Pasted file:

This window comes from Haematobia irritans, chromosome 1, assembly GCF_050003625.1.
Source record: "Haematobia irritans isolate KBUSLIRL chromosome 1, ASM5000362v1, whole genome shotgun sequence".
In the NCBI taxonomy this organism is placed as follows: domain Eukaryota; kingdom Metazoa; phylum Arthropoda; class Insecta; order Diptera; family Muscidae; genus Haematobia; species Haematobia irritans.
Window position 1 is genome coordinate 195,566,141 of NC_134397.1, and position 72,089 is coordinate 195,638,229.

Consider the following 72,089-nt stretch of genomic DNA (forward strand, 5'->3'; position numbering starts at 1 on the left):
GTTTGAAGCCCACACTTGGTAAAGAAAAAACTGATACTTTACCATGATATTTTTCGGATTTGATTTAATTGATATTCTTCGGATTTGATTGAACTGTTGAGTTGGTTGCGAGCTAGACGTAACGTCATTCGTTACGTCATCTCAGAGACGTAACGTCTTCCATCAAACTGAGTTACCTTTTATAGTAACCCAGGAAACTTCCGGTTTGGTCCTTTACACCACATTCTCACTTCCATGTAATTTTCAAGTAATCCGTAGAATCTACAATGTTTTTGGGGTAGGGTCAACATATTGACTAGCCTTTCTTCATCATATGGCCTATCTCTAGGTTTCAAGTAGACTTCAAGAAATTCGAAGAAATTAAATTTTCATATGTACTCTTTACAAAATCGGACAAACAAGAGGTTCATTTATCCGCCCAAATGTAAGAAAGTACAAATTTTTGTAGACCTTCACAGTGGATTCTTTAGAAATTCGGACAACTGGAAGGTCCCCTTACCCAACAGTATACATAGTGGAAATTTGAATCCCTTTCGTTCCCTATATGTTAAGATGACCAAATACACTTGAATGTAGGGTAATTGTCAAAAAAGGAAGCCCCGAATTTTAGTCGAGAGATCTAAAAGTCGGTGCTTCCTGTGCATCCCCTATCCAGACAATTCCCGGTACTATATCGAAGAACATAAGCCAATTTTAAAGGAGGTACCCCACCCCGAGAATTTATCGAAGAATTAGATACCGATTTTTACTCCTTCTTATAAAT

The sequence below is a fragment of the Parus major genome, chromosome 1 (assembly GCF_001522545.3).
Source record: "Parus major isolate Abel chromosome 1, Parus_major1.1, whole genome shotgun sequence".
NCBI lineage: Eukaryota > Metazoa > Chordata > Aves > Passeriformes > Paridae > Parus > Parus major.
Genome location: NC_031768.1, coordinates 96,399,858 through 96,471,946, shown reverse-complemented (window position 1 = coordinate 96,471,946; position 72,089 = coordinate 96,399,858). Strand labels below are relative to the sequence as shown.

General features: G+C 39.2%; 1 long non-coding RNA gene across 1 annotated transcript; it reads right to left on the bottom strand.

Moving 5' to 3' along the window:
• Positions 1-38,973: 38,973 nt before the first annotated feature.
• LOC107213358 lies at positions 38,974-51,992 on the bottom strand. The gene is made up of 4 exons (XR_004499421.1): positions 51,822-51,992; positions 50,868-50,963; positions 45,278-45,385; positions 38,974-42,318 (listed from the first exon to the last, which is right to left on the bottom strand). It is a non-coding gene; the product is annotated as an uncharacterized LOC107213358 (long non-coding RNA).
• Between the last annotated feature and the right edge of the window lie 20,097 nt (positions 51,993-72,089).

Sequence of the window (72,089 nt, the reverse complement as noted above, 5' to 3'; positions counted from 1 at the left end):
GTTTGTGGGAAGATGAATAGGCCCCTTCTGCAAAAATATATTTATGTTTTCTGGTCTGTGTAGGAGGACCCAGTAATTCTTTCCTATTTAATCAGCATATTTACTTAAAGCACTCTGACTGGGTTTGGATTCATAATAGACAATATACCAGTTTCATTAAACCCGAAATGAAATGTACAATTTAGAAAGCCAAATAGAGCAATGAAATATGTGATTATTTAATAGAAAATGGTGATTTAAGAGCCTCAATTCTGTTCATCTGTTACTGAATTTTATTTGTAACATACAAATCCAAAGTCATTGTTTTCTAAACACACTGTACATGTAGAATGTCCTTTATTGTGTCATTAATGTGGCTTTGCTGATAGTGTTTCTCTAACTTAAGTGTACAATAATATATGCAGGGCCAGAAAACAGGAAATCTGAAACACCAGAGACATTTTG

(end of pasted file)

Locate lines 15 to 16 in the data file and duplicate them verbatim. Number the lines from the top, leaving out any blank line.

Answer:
• Between the last annotated feature and the right edge of the window lie 20,097 nt (positions 51,993-72,089).

Sequence of the window (72,089 nt, the reverse complement as noted above, 5' to 3'; positions counted from 1 at the left end):